It's been just under a year since United Airlines made headlines when a doctor was forcefully removed from a United Airlines Flight from Chicago to Louisville after the airline overbooked. Distributing video recorded by other passengers showed Dr. David Dao of Louisville being pulled from his seat by several airport police officers. He suffered a broken nose, lost several teeth and a concussion in the incident.
And now, United Airlines is making headlines again after a flight attendant insisted that a 10-month-old bulldog puppy, in a kennel, be stored in an overhead bin on a flight from Houston to New York. The dog had died due to suffocation by the time the plane landed in LaGuardia, according to the Boston Globe.
The dog's owners, Catalina Castano, told Buzzfeed News that she had been travelling with her 11-year-old daughter, and 2-month-old son after visiting their father and husband, Brayan. The 10-month-old bulldog puppy Kokito was in a pet carrier and she had initially placed the dog under the seat in front of her.
“My wife repeatedly asked her to let her keep the dog by her feet,” Brayan Castano said. “She then asked her if the dog would be OK. The flight attendant wouldn’t let her keep Kokito by her feet and assured her that he would be fine. Witnesses can attest to that."
The family edited the caption of this photo of Kokito uploaded to an Instagram account dedicated to the dog in January following the incident. "RIP little Kokito," the caption reads. "You’ll get to see your people again one day at the rainbow bridge. What happened to you was truly terrible. "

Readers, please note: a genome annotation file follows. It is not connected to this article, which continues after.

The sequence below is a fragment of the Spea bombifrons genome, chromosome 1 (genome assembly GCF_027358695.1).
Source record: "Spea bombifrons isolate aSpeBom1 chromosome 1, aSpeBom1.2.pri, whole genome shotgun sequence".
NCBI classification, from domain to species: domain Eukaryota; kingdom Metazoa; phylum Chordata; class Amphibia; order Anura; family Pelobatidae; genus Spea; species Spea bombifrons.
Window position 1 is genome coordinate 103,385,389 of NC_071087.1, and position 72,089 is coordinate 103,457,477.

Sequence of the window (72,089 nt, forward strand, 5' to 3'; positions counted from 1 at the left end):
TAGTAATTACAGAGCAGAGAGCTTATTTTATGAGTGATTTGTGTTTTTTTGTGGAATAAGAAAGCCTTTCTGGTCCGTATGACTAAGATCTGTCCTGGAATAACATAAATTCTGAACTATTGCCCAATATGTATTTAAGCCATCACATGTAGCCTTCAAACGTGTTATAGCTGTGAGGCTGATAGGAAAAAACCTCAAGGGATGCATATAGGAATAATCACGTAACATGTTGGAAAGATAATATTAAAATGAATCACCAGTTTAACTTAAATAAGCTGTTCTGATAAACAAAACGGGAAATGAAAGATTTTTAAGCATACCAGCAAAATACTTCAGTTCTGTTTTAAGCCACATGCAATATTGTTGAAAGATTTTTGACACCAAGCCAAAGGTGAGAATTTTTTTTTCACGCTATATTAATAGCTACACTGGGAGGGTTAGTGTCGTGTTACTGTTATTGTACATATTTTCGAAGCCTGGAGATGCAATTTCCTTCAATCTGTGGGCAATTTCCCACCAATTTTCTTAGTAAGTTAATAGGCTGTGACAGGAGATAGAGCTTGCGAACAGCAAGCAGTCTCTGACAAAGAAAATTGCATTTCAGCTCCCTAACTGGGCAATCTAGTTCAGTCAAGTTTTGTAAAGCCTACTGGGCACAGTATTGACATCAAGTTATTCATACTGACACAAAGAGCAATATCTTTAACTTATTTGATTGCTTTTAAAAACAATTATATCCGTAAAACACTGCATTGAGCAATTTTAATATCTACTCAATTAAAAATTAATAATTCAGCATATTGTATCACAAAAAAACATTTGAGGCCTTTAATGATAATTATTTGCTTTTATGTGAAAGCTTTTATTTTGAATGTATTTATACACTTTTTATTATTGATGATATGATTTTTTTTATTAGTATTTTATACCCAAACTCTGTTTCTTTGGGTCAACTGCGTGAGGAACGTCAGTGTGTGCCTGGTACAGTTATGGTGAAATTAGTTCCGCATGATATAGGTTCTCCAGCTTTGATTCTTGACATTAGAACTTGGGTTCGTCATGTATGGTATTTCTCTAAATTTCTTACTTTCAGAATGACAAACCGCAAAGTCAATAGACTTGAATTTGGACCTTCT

A fellow passenger, Maggie Gremminger, took to Twitter to share a photo of the woman and daughter after landing in LaGuardia, along with her version of events.
Gremminger claims that the attendant pushed the woman to place the dog in the overhead storage area, against the woman's wishes to place the dog under her seat.
I just flew into LGA and witnessed a United flight attendant instruct a passenger to put her dog bag in the overhead bin. It was clearly a dog and while the customer was adamant about leaving it under the seat, the attendant pushed her to do so. (1)— MaggieGremminger (@MaggieGrem) March 13, 2018
Myself and a fellow passenger felt like that was NOT a thing. I am not a flight attendant tho. Maybe they have air ventilation in there that I didn’t know about. I tried googling rules about pets on board but didn’t have ample time before takeout. (2)— MaggieGremminger (@MaggieGrem) March 13, 2018
At the end of the flight, the woman found her dog, deceased. She sat in the airplane aisle on the floor crying, and all of surrounding passengers were utterly stunned. (3)— MaggieGremminger (@MaggieGrem) March 13, 2018
I am disgusted and traumatized. Pets are family. How could a trained flight attendant instruct a passenger to place her dog in that bin. It was her job to understand the plane and it’s rules/limitations. (4)— MaggieGremminger (@MaggieGrem) March 13, 2018